Re: [GTh] Mark/Thomas Parallels (Thomas Order)
Thanks for your suggestion to check the backlist. Among the rest, I did note
your 13 May 10 message (#9378) declaring the topic of computational analysis
closed. Verdict accepted and apology herewith tendered; I will continue my
own investigation elsewhere.
For those equally new to the GThomas list, but interested in reviewing
previous discussion on the open GThomas archive, there were three principal
threads. "Probability of No Mark Parallels For 29 Sayings in Thomas" began
with #8594 (1 Feb 09, Rick Van Vliet), ran for quite a spell, faded out, and
then resumed on 2 May 2010. "The Markan Gap in Thomas" began with #9356 (11
May 2010, Mike Grondin). "Parallelomania" (#9352, Rick Hubbard) was perhaps
usefully balanced by a later caution about "Parallelophobia."
Among many other things of interest, I liked Rick Van Vliet's demonstration
that the Wald-Wolfowitz Runs Test fails ingloriously to detect manifestly
nonrandom distribution of A among B; I recall that Willi Feller made an
equally ludicous mistake about the pattern of V-bomb hits in London (which
he thought random, though to her credit, Florence David, who was on that
ground and analyzing the data at that time, got it right: bivariate
Gaussian). My hope to find the "Jesus Seminar" list that people were talking
about (though the actual specifications seem to have shifted somewhat during
the conversation) was at last seemingly gratified by Mike Grondin's posting
(the code seems to refer to The Five Gospels), which varies significantly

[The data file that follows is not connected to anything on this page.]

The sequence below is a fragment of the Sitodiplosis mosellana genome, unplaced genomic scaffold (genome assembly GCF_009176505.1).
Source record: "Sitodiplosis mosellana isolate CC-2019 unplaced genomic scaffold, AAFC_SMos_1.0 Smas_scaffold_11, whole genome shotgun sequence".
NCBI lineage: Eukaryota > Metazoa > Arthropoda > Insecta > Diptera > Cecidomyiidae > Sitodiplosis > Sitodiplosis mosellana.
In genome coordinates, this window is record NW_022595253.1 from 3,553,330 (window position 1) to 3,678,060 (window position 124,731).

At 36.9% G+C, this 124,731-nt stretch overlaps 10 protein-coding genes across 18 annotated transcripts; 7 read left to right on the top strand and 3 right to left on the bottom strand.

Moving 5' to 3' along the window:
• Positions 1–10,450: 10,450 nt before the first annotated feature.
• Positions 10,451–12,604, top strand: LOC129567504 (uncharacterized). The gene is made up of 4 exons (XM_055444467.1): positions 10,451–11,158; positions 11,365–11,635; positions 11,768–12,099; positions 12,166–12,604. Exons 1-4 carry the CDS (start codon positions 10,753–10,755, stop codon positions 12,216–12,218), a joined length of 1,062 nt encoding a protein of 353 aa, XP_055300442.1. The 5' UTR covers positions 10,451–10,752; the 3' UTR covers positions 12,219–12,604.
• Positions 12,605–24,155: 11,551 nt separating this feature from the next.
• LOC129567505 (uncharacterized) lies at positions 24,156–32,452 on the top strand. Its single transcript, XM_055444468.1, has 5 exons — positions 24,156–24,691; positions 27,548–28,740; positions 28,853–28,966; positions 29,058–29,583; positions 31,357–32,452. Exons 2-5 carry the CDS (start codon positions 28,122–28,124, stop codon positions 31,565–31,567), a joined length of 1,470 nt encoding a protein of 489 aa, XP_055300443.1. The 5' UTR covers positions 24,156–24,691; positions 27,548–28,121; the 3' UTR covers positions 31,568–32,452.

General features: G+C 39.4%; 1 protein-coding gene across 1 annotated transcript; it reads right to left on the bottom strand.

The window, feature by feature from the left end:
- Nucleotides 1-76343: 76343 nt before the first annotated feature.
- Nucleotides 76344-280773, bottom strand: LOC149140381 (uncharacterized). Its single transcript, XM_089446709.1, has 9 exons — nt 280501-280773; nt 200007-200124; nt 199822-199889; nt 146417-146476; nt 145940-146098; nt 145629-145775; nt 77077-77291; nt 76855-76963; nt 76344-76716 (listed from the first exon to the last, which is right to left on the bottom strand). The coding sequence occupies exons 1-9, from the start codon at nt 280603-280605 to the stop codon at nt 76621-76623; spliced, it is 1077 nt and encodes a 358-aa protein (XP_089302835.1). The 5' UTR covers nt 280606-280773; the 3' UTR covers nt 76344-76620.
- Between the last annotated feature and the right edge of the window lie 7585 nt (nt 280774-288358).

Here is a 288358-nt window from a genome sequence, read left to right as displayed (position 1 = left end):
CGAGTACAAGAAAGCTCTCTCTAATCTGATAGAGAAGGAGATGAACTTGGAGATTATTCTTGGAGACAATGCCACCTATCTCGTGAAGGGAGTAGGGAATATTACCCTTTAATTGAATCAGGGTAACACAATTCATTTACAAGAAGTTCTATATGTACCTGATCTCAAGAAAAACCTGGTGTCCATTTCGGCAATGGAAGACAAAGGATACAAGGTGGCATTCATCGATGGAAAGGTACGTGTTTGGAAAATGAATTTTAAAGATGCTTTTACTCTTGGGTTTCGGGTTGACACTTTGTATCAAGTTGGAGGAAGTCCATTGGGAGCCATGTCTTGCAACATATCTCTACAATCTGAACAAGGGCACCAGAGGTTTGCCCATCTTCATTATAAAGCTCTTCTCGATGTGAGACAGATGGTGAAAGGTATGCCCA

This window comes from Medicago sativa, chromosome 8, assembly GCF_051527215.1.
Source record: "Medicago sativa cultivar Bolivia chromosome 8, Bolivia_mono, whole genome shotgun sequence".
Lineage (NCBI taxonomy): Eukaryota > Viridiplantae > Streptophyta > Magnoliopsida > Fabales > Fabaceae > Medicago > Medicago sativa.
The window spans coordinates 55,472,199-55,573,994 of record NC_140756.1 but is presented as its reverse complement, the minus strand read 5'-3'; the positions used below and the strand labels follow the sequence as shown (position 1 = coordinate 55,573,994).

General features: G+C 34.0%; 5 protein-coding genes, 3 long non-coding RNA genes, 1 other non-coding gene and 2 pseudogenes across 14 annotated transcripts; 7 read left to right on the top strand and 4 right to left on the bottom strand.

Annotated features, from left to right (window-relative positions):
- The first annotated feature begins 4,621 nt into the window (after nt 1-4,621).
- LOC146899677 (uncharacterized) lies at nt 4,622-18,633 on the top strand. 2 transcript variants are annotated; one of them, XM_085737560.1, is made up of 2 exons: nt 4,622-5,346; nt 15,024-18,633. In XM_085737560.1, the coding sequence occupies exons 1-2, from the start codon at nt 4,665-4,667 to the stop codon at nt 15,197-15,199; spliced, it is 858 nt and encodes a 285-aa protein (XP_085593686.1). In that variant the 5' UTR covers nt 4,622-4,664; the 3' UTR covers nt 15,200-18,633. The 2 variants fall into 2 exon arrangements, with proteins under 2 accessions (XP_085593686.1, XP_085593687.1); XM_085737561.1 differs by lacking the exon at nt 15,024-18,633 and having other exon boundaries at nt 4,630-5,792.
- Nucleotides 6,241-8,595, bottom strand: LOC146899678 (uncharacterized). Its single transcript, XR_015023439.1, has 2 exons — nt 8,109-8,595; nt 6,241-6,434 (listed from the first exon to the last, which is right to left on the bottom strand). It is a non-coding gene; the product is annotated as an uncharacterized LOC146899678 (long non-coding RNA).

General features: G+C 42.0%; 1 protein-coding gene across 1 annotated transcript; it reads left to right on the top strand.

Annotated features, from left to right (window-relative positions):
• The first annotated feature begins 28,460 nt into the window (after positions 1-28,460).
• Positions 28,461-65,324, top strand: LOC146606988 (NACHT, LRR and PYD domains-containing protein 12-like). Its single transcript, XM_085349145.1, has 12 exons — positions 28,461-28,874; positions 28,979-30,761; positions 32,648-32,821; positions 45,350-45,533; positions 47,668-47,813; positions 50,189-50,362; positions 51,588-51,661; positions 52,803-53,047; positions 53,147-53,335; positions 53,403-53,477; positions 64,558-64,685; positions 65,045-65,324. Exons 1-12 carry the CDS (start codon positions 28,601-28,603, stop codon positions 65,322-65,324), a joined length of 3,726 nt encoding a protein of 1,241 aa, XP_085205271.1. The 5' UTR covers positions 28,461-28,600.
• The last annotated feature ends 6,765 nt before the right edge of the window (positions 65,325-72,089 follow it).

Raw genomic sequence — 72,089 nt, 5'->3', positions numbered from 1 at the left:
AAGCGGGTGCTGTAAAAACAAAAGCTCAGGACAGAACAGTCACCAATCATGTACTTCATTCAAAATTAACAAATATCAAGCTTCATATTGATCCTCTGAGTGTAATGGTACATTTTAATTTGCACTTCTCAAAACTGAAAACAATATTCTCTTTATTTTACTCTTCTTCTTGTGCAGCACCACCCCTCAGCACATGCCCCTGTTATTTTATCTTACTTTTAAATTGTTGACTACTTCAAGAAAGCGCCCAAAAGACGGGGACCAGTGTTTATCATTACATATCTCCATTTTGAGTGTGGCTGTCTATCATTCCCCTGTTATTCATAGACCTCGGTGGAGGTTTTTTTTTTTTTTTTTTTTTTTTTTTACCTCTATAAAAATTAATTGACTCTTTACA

from the Koester list previously mentioned. That long a gap in Mark-related
Thomas passages (on the chart, it is GThos 68-98 inclusive) is definitely
merkwürdig, but there is no such gap in the Koester distribution, which
tests out (I am elsewhere informed) as indeed insigificantly different from
a random result. Koester recognizes Mark similarities at Thomas 71 and 79,
which (if correct) plugs the gap statistically.
Of course the assumption of Thomas literary unity underlying the various
statistical tests employed in this discussion may not be correct. If there
are internal compositional (not just formal) boundaries, the whole
statistical map would have to be redrawn.
Next thing to do along this line, I should think (I make this remark for the
GPG small audience, such matters being precluded for GThomas), is to
examine, and adjudicate, the differences of opinion as to what is a "Markan"
contact. Tim Lewis directed attention some time back to Tuckett's article
(Thomas and the Synoptics, NT 30 #2 (April 1988) 132-157), which spends some
time demonstrating that, inter alia, the Mustard Seed mention in Thomas 20
is clearly closer to Mark than to the later Second Tier Gospel variants. On
the other hand, Tuckett finds Thomas 5 and 16 to be closer to Luke.
Directionality perhaps still to be determined.
And so on.
E Bruce Brooks
Warring States Project
University of Massachusetts